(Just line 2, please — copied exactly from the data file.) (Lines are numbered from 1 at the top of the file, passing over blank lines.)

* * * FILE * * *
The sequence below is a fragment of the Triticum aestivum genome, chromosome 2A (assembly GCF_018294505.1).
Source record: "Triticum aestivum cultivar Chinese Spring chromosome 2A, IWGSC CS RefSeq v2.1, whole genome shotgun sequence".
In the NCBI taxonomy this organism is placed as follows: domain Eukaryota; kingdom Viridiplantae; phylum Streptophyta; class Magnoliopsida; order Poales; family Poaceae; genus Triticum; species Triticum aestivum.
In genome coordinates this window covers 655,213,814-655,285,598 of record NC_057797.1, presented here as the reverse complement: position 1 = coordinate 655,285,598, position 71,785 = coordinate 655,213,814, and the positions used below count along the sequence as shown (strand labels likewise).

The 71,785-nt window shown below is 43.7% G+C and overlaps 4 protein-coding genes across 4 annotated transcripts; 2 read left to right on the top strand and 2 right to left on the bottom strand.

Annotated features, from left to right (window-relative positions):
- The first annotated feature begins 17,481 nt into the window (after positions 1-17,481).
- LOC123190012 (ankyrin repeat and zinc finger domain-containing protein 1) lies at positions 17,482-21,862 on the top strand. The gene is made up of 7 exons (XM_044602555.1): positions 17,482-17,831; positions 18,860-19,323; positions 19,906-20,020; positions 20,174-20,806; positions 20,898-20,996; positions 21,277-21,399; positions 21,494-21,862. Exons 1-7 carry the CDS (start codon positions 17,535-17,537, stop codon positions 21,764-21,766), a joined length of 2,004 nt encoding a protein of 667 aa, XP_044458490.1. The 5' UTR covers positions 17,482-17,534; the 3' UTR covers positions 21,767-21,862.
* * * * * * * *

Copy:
Source record: "Triticum aestivum cultivar Chinese Spring chromosome 2A, IWGSC CS RefSeq v2.1, whole genome shotgun sequence".